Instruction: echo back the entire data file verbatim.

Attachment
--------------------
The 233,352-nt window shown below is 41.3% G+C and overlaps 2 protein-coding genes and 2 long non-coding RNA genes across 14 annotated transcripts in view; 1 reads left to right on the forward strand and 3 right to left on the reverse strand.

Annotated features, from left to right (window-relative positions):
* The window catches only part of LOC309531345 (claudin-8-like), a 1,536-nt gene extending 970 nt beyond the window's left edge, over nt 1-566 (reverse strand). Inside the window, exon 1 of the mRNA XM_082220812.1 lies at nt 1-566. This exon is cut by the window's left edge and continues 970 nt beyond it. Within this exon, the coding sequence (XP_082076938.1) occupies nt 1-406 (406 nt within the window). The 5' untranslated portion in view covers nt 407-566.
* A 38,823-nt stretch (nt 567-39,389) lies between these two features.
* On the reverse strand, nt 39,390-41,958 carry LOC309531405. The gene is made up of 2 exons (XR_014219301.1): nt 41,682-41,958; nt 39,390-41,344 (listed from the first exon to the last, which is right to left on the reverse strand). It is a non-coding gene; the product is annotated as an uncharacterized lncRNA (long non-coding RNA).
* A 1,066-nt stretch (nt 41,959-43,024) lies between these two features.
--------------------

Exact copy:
The 233,352-nt window shown below is 41.3% G+C and overlaps 2 protein-coding genes and 2 long non-coding RNA genes across 14 annotated transcripts in view; 1 reads left to right on the forward strand and 3 right to left on the reverse strand.

Annotated features, from left to right (window-relative positions):
* The window catches only part of LOC309531345 (claudin-8-like), a 1,536-nt gene extending 970 nt beyond the window's left edge, over nt 1-566 (reverse strand). Inside the window, exon 1 of the mRNA XM_082220812.1 lies at nt 1-566. This exon is cut by the window's left edge and continues 970 nt beyond it. Within this exon, the coding sequence (XP_082076938.1) occupies nt 1-406 (406 nt within the window). The 5' untranslated portion in view covers nt 407-566.
* A 38,823-nt stretch (nt 567-39,389) lies between these two features.
* On the reverse strand, nt 39,390-41,958 carry LOC309531405. The gene is made up of 2 exons (XR_014219301.1): nt 41,682-41,958; nt 39,390-41,344 (listed from the first exon to the last, which is right to left on the reverse strand). It is a non-coding gene; the product is annotated as an uncharacterized lncRNA (long non-coding RNA).
* A 1,066-nt stretch (nt 41,959-43,024) lies between these two features.